In its recommendations, the USPSTF places the greatest weight on randomized clinical trials. Randomized trials evaluate efficacy, telling us how well a preventive service works compared with alternatives in the idealized circumstances of a well-conducted trial, among narrowly defined populations of patients. Payers would be wise to make evidence of efficacy a basic requirement of a coverage decision but, as the discussion surrounding Medicare’s potential coverage of CT lung cancer screening highlights, efficacy alone is insufficient as the basis of a coverage decision because it does not tell us how the service will perform in actual practice.
Effectiveness, as opposed to efficacy, measures the benefits and harms of an intervention when it is applied in a real-world setting rather than the controlled environment of a study. For payers, including Medicare, the effectiveness of a preventive service, measured as the benefit-to-harm ratio in a population similar to its own, is more relevant than efficacy derived from a highly selective population within a controlled clinical trial.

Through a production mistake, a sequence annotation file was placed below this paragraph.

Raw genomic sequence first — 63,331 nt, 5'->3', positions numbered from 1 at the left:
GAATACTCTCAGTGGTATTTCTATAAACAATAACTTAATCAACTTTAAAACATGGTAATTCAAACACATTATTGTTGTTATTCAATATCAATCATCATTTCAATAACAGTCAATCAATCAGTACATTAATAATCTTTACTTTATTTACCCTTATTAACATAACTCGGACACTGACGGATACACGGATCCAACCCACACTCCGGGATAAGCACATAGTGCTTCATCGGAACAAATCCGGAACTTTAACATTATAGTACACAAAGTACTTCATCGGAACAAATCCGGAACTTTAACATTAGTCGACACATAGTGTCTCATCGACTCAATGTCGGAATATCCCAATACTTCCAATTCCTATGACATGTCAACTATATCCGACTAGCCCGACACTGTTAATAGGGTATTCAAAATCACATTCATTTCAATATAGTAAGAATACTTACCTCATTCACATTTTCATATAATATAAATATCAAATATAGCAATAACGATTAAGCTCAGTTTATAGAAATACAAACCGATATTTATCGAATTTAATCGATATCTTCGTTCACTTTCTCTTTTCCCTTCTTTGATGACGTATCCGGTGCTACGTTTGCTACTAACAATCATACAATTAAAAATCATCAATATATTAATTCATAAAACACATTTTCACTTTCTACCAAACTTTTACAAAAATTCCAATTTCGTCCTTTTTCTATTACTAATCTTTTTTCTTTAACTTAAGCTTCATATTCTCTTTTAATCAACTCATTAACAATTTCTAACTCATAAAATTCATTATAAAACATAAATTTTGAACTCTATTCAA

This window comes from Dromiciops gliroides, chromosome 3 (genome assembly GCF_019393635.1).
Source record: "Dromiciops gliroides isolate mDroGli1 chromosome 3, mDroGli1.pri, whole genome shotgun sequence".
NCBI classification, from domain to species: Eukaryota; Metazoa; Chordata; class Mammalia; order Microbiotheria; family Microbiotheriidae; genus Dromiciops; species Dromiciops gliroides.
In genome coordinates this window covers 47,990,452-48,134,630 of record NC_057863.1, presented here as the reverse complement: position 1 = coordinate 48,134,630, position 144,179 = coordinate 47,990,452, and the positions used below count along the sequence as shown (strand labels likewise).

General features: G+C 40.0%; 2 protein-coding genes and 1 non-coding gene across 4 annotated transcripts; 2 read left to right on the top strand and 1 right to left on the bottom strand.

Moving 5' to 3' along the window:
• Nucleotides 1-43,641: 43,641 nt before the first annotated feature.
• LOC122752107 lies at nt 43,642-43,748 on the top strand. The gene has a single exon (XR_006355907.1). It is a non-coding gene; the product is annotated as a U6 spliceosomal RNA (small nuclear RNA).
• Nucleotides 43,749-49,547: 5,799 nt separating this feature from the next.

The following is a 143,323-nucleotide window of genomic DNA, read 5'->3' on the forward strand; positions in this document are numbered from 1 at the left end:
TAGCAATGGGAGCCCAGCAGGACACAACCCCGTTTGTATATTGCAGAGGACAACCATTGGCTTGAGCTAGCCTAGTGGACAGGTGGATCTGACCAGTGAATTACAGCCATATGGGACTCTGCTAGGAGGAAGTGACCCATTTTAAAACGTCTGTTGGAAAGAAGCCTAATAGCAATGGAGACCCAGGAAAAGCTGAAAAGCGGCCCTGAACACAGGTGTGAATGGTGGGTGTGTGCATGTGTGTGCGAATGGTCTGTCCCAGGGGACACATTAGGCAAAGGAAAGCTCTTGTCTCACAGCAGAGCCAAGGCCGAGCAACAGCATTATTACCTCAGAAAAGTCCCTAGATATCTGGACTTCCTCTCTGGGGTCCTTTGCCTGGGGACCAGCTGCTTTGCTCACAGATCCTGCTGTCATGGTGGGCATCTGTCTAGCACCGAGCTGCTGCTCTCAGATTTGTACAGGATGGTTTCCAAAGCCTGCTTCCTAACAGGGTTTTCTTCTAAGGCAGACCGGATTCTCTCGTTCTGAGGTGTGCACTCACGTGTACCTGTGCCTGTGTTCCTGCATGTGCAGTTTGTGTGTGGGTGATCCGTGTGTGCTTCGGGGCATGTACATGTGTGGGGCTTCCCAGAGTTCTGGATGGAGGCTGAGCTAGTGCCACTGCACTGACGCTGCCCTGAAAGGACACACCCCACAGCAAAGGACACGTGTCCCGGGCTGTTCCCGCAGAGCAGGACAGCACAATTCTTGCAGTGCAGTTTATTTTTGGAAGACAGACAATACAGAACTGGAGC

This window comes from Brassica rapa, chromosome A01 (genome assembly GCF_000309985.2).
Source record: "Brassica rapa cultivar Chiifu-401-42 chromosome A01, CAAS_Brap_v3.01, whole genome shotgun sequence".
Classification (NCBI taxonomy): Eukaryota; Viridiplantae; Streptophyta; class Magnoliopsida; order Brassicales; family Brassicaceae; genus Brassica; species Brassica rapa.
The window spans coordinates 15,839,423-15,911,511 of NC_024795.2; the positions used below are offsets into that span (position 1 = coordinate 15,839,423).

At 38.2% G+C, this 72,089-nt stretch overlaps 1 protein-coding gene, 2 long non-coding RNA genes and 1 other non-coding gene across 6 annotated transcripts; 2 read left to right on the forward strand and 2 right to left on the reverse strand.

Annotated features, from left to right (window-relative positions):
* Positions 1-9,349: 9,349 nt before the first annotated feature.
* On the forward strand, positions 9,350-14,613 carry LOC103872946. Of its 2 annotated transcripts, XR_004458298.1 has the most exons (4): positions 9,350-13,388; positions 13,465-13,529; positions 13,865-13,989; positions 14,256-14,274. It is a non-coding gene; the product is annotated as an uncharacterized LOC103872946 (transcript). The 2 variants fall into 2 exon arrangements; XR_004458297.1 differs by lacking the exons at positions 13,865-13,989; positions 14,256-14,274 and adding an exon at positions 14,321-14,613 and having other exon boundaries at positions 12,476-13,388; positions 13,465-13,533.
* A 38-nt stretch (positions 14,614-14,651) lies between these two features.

There are many reasons to question whether the level of benefits vs harms for CT lung cancer screening experienced by Medicare beneficiaries (or enrollees of any health plan) would be as favorable as the level that the USPSTF estimated from its review of the clinical trials.
For one thing, physicians taking part in clinical trials tend to perform better than the average practicing physician. In broadening the use of lung cancer screening, one would expect that radiologists and surgeons in the community would be less successful in detecting and treating true positives than physicians participating in the clinical trials.